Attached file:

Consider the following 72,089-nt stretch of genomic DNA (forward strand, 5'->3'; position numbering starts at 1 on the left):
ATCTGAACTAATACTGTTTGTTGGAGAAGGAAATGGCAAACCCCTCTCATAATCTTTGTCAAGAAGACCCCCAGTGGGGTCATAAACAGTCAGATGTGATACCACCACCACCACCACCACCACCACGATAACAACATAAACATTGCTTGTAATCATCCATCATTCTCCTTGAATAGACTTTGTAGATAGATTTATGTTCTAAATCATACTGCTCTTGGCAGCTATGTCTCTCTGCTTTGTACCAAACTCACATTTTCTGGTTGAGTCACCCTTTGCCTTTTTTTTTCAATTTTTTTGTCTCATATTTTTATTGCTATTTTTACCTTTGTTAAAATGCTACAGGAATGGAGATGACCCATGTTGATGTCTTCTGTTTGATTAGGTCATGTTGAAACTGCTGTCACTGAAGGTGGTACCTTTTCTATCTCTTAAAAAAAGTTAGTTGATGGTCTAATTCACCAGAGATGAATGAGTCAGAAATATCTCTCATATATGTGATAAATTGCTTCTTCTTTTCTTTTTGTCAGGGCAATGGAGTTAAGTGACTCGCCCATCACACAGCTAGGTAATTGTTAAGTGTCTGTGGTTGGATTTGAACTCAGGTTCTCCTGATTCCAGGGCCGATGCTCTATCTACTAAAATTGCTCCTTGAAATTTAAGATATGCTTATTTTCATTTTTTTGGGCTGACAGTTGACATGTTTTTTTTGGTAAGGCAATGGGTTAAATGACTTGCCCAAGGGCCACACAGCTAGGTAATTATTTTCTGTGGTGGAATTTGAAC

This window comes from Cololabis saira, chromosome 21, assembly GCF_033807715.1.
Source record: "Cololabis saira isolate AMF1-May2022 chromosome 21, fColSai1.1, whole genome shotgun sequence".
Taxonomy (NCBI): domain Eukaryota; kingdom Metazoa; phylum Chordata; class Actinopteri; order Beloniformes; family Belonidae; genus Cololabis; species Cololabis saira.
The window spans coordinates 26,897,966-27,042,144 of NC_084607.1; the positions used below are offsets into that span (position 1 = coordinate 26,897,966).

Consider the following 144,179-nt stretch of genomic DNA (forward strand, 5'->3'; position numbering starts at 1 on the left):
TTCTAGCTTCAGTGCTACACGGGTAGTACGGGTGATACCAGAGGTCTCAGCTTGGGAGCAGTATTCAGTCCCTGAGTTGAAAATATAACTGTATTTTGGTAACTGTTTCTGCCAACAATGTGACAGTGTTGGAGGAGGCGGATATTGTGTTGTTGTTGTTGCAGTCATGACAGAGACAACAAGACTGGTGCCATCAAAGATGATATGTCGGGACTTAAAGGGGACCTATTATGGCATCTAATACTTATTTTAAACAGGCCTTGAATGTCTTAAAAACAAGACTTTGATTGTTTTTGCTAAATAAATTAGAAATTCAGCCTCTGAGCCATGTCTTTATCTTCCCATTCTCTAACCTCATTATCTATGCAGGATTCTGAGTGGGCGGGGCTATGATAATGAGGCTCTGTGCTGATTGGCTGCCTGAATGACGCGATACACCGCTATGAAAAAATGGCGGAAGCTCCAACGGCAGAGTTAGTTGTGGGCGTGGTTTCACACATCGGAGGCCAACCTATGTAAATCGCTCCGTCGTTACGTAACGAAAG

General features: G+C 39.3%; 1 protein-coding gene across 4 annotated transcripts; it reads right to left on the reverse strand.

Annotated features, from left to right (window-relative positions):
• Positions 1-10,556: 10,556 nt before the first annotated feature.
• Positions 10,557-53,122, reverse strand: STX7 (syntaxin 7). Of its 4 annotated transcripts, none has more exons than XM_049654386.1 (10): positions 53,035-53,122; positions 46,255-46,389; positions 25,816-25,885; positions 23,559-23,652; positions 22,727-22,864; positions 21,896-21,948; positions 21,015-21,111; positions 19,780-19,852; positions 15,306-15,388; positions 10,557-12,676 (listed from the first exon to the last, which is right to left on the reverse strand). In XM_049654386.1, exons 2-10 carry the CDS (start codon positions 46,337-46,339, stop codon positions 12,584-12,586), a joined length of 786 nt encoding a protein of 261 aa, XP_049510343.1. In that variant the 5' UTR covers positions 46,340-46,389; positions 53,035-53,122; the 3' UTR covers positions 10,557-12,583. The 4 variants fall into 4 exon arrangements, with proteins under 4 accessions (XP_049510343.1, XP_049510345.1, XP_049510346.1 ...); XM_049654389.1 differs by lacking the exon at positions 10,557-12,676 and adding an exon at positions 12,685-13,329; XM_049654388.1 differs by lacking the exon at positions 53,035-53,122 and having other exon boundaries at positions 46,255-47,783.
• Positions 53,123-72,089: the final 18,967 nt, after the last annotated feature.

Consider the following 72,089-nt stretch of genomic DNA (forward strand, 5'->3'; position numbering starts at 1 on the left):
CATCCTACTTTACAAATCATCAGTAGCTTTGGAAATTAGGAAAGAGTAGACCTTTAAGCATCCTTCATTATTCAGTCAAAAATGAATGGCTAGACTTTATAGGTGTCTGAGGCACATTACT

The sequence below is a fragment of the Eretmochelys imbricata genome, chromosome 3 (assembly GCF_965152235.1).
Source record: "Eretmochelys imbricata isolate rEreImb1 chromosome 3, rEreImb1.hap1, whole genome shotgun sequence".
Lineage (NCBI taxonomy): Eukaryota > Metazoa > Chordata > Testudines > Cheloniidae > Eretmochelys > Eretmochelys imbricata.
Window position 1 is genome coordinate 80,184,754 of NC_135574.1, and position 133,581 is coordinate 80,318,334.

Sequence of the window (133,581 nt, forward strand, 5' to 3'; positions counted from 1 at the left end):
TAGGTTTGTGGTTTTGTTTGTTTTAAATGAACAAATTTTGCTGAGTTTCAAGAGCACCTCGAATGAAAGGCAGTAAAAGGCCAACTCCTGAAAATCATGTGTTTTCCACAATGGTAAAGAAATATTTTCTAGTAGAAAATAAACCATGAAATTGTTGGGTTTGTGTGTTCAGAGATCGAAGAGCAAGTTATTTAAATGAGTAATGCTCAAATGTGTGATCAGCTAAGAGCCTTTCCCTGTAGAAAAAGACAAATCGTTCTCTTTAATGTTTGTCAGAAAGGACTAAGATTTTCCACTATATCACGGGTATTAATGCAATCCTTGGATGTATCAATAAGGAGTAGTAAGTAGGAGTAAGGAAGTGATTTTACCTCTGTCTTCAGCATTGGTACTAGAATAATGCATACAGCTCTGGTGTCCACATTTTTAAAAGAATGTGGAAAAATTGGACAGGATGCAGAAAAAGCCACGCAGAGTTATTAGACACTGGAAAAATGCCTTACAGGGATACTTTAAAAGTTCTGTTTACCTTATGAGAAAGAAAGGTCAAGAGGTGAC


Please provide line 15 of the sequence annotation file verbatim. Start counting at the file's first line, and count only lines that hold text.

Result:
CATCCTACTTTACAAATCATCAGTAGCTTTGGAAATTAGGAAAGAGTAGACCTTTAAGCATCCTTCATTATTCAGTCAAAAATGAATGGCTAGACTTTATAGGTGTCTGAGGCACATTACT